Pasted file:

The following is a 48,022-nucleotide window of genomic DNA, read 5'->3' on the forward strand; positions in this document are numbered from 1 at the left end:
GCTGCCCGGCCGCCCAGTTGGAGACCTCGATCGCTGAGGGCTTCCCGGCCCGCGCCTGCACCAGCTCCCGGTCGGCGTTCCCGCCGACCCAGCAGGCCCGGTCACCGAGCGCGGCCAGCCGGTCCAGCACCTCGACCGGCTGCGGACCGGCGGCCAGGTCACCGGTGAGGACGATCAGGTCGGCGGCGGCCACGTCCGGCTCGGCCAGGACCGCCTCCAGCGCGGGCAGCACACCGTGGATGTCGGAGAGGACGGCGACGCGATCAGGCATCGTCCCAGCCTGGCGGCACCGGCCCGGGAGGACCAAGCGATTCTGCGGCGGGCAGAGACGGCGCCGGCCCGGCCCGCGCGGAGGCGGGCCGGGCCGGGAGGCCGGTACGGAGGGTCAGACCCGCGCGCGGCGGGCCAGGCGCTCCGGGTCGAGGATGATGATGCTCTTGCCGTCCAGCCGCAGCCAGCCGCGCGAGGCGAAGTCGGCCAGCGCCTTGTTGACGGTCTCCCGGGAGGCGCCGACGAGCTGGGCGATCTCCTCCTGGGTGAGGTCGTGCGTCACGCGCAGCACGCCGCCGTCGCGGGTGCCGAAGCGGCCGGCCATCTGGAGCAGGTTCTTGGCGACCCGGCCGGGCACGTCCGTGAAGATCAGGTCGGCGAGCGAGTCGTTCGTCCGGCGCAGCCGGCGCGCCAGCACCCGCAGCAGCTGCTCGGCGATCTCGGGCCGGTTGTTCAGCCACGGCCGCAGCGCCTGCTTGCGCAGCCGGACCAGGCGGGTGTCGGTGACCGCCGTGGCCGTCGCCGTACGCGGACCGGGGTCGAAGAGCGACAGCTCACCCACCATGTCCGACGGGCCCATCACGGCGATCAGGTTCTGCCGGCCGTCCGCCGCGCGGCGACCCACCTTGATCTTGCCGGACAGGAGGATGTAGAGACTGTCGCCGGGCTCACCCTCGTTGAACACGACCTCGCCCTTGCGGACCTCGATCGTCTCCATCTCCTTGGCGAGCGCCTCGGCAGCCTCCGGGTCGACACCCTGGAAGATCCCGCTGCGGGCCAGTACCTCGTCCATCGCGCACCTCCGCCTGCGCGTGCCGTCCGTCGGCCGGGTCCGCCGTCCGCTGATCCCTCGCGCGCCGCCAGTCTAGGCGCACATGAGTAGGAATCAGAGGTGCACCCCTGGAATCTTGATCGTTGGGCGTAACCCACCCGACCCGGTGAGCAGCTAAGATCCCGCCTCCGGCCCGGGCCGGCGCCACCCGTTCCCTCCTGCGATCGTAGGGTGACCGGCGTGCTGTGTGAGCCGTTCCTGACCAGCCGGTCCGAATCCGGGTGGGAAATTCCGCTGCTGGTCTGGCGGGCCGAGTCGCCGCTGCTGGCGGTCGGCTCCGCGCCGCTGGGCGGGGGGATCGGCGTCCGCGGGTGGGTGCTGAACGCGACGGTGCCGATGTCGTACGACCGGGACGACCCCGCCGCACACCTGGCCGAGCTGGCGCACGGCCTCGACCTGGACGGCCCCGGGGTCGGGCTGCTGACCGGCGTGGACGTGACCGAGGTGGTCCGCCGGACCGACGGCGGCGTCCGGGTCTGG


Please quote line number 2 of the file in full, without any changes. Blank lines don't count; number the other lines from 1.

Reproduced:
GCTGCCCGGCCGCCCAGTTGGAGACCTCGATCGCTGAGGGCTTCCCGGCCCGCGCCTGCACCAGCTCCCGGTCGGCGTTCCCGCCGACCCAGCAGGCCCGGTCACCGAGCGCGGCCAGCCGGTCCAGCACCTCGACCGGCTGCGGACCGGCGGCCAGGTCACCGGTGAGGACGATCAGGTCGGCGGCGGCCACGTCCGGCTCGGCCAGGACCGCCTCCAGCGCGGGCAGCACACCGTGGATGTCGGAGAGGACGGCGACGCGATCAGGCATCGTCCCAGCCTGGCGGCACCGGCCCGGGAGGACCAAGCGATTCTGCGGCGGGCAGAGACGGCGCCGGCCCGGCCCGCGCGGAGGCGGGCCGGGCCGGGAGGCCGGTACGGAGGGTCAGACCCGCGCGCGGCGGGCCAGGCGCTCCGGGTCGAGGATGATGATGCTCTTGCCGTCCAGCCGCAGCCAGCCGCGCGAGGCGAAGTCGGCCAGCGCCTTGTTGACGGTCTCCCGGGAGGCGCCGACGAGCTGGGCGATCTCCTCCTGGGTGAGGTCGTGCGTCACGCGCAGCACGCCGCCGTCGCGGGTGCCGAAGCGGCCGGCCATCTGGAGCAGGTTCTTGGCGACCCGGCCGGGCACGTCCGTGAAGATCAGGTCGGCGAGCGAGTCGTTCGTCCGGCGCAGCCGGCGCGCCAGCACCCGCAGCAGCTGCTCGGCGATCTCGGGCCGGTTGTTCAGCCACGGCCGCAGCGCCTGCTTGCGCAGCCGGACCAGGCGGGTGTCGGTGACCGCCGTGGCCGTCGCCGTACGCGGACCGGGGTCGAAGAGCGACAGCTCACCCACCATGTCCGACGGGCCCATCACGGCGATCAGGTTCTGCCGGCCGTCCGCCGCGCGGCGACCCACCTTGATCTTGCCGGACAGGAGGATGTAGAGACTGTCGCCGGGCTCACCCTCGTTGAACACGACCTCGCCCTTGCGGACCTCGATCGTCTCCATCTCCTTGGCGAGCGCCTCGGCAGCCTCCGGGTCGACACCCTGGAAGATCCCGCTGCGGGCCAGTACCTCGTCCATCGCGCACCTCCGCCTGCGCGTGCCGTCCGTCGGCCGGGTCCGCCGTCCGCTGATCCCTCGCGCGCCGCCAGTCTAGGCGCACATGAGTAGGAATCAGAGGTGCACCCCTGGAATCTTGATCGTTGGGCGTAACCCACCCGACCCGGTGAGCAGCTAAGATCCCGCCTCCGGCCCGGGCCGGCGCCACCCGTTCCCTCCTGCGATCGTAGGGTGACCGGCGTGCTGTGTGAGCCGTTCCTGACCAGCCGGTCCGAATCCGGGTGGGAAATTCCGCTGCTGGTCTGGCGGGCCGAGTCGCCGCTGCTGGCGGTCGGCTCCGCGCCGCTGGGCGGGGGGATCGGCGTCCGCGGGTGGGTGCTGAACGCGACGGTGCCGATGTCGTACGACCGGGACGACCCCGCCGCACACCTGGCCGAGCTGGCGCACGGCCTCGACCTGGACGGCCCCGGGGTCGGGCTGCTGACCGGCGTGGACGTGACCGAGGTGGTCCGCCGGACCGACGGCGGCGTCCGGGTCTGG